Williams Sonoma, An Empire Created from a Dream

Williams Sonoma.

My version of a toy store.

A place I could easily spend hours in (and have).

A shop where you can find every possible thing you’d need from the most basic of basics, like the perfect chef’s knife, to the latest, fun new gadget, like a spiralizer tool.

I suppose I never really thought about how this mecca to the home cook got started; I just remember pouring myself into the catalogs that would arrive at home when I was a child. From the burnt umber Le Creuset Dutch Ovens to the shiny All-Clad pots and pans to the crisp white signature linens, I wanted all of it!

When other kids were paging though the Sears Toy Catalog Wishbook for Barbies (ok, I did a little of that, too), I was daydreaming about how I wanted my kitchen to be kitted out when I grew up.

When I learned of the passing of the founder, Chuck Williams (at age 100) over the weekend, I was intrigued to learn more about the beginnings of my favorite store, as well as the person who created all of it.

In 1953, after four years overseas as an airplane mechanic for Lockheed International, in WWII, Chuck Williams moved to Sonoma, CA, where he bought the Ralph Morse Hardware Store and over the next few years, he gradually converted its stock from hardware to French cookware, filling a niche in the market as European cookware was difficult to find for purchase in America at the time.

In 1958, he moved to San Francisco and more than a decade later, in 1971, Williams-Sonoma introduced its first cookware catalog, which was distributed to a mailing list of 5,000.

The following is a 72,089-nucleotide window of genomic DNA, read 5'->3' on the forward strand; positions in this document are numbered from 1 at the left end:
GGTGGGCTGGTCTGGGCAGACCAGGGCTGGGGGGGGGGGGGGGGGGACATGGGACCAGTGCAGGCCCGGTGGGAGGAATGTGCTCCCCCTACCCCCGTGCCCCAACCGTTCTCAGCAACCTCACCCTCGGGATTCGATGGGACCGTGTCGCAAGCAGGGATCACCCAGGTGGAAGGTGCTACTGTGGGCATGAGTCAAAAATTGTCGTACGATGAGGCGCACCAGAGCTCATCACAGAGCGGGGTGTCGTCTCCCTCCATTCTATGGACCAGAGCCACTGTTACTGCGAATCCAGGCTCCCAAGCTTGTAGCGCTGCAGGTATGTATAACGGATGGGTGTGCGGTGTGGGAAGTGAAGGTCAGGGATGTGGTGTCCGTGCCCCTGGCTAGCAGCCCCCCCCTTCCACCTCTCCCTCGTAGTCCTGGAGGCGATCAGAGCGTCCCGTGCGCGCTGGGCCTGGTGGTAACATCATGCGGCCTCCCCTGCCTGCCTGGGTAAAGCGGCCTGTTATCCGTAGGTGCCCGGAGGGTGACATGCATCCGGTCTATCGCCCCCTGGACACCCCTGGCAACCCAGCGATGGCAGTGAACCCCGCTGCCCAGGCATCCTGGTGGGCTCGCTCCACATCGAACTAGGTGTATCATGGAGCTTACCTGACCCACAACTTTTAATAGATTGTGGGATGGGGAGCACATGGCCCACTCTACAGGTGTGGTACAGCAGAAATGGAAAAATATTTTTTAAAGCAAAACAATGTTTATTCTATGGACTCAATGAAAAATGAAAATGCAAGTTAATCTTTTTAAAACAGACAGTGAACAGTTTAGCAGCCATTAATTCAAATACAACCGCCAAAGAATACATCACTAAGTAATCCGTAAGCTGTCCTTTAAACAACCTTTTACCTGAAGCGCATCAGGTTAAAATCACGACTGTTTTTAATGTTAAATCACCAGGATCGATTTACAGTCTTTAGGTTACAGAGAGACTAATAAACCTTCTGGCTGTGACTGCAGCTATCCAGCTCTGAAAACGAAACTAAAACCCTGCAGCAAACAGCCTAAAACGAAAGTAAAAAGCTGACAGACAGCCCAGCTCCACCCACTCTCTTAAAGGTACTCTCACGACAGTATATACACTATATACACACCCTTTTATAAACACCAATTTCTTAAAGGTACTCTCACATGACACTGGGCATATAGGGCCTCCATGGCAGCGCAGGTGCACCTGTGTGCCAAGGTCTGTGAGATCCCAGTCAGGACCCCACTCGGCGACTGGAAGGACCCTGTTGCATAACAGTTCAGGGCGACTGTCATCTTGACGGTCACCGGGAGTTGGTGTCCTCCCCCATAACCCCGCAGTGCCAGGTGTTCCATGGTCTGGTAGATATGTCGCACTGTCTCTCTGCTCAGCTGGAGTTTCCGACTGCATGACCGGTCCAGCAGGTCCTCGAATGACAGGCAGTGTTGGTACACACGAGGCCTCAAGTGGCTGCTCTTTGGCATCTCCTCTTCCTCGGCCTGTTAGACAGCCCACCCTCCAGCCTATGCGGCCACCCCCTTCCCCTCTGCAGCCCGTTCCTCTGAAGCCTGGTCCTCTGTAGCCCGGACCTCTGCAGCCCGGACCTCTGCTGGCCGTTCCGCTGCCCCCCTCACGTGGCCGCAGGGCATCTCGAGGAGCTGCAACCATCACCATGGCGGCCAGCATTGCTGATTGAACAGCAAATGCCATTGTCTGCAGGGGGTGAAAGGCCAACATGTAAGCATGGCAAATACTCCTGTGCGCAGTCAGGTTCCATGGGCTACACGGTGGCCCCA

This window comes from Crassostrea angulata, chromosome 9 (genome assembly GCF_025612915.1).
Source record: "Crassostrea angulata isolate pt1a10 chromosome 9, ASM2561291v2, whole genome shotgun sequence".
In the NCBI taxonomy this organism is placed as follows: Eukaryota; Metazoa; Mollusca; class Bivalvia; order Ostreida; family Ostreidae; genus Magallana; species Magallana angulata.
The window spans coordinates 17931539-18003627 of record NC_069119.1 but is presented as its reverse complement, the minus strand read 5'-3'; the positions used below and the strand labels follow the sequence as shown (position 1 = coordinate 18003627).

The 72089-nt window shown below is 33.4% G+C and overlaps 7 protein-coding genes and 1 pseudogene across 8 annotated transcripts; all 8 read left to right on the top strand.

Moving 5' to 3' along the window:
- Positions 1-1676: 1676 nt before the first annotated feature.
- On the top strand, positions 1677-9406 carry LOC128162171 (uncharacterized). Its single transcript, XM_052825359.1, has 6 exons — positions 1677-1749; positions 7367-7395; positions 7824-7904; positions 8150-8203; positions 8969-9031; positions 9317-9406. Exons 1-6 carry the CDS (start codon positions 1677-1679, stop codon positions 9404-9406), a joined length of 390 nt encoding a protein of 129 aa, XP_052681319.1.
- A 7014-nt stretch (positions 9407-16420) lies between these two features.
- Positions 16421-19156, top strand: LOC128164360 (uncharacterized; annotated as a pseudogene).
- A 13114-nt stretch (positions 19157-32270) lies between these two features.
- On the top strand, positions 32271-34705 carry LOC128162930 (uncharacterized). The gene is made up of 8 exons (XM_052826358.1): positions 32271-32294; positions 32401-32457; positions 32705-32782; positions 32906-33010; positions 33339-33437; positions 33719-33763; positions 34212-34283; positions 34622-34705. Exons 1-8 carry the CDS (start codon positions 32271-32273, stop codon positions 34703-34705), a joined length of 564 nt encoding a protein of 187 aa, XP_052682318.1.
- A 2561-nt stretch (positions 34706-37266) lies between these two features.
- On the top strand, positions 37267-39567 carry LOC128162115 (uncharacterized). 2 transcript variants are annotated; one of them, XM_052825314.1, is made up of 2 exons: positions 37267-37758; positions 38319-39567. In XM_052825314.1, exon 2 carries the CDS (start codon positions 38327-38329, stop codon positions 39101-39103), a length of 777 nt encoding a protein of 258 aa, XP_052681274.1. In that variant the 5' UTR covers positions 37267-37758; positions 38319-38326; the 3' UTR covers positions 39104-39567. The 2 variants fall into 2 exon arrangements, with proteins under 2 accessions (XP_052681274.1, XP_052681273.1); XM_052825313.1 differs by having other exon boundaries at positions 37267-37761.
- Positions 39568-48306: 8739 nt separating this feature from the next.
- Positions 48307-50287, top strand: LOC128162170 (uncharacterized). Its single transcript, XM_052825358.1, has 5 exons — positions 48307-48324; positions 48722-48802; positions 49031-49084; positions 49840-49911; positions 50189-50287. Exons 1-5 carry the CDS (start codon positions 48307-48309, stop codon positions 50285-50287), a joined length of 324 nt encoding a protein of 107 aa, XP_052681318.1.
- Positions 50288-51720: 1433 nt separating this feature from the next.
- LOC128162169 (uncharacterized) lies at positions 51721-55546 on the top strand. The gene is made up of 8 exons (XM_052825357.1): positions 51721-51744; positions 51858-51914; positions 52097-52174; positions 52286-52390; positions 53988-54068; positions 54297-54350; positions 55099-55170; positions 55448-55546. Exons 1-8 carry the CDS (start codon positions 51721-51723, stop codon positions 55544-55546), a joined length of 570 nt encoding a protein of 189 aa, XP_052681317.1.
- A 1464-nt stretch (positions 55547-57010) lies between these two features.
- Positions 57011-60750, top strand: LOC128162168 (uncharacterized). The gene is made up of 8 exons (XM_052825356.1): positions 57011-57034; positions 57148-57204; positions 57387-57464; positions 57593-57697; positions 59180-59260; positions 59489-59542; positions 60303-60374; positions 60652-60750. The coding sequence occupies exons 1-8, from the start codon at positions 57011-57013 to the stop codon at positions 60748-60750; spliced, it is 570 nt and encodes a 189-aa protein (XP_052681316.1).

Williams also operated a test kitchen at Williams-Sonoma corporate headquarters in San Francisco, where recipes are tested for the company’s catalogs and cookbooks. He was an editor or contributor to nearly every cookbook that Williams-Sonoma releases and in total, he was involved with the production of more than 100 cookbooks[1].

The small mom and pop shop that became Williams-Sonoma, a retail, home furnishings and mail-order giant, with more than 600 stores under its corporate umbrella and $4.7 billion in net revenue, transformed many kitchens into “gleaming, efficient refectories hung with copper pots and stashed with pleated soufflé molds, garlic presses and carbon steel knives, and made it possible for ordinary cooks to get serious, and serious cooks to put epicurean repasts on the table”[2].

Its early supporters were quite notable as well; in the early 1960s, Julia Child’s cookbooks and television shows helped business; she became a friend. So did James Beard, the dean of cooking in America, who helped spread the word. A regular customer who wrote copy for an advertising agency suggested a mail-order catalog, and in 1971 the first went out to a mailing list of 5,000.

In 2004, he told the New York Times[3], “Right from the beginning, I always bought what I liked. I looked for quality and design, and I had reasonably good taste. Basically, I think I was right.”

In the same article, we’re made privy to the type of person he was: “ever the perfectionist, Mr. Williams did much of the work at the store himself, sweeping the sidewalks and spending each Sunday cleaning the shelves. Not to mention honing his own brand of customer service; when a woman throwing a dinner party called in a panic because she didn’t have a cake mold, he got on a bus and took one to her”.

Reminded me of the reference to indefatigable nature of Julia Child, when she’d personally answer countless phone calls on Thanksgiving Day in an attempt to be the sole resource for panic home cooks, frightened that they’d ruin the year’s most important meal[4].

Mr. Williams started with a simple idea to fill a void in a market he was passionate about. He followed his heart and success followed.

We’ve all heard the advice to follow our dreams, to let our heart lead us, rather than our over-thinking heads.

This story is just one such example, and what a legacy he’ll leave behind!

[1] Wikipedia. Wikimedia Foundation, n.d. Web. 06 Dec. 2015

[2] McFadden, Robert. “Chuck Williams, Founder of Williams-Sonoma, Dies at 100.” The New York Times. The New York Times, 05 Dec. 2015. Web. 06 Dec. 2015

[3] Witchel, Alex. “He Changed The Way America Cooks.” The New York Times. The New York Times, 10 Feb. 2004. Web. 06 Dec. 2015

[4] Moskin, Julia. “Thanksgiving, the Julia Child Way.” The New York Times. The New York Times, 17 Nov. 2015. Web. 06 Dec. 2015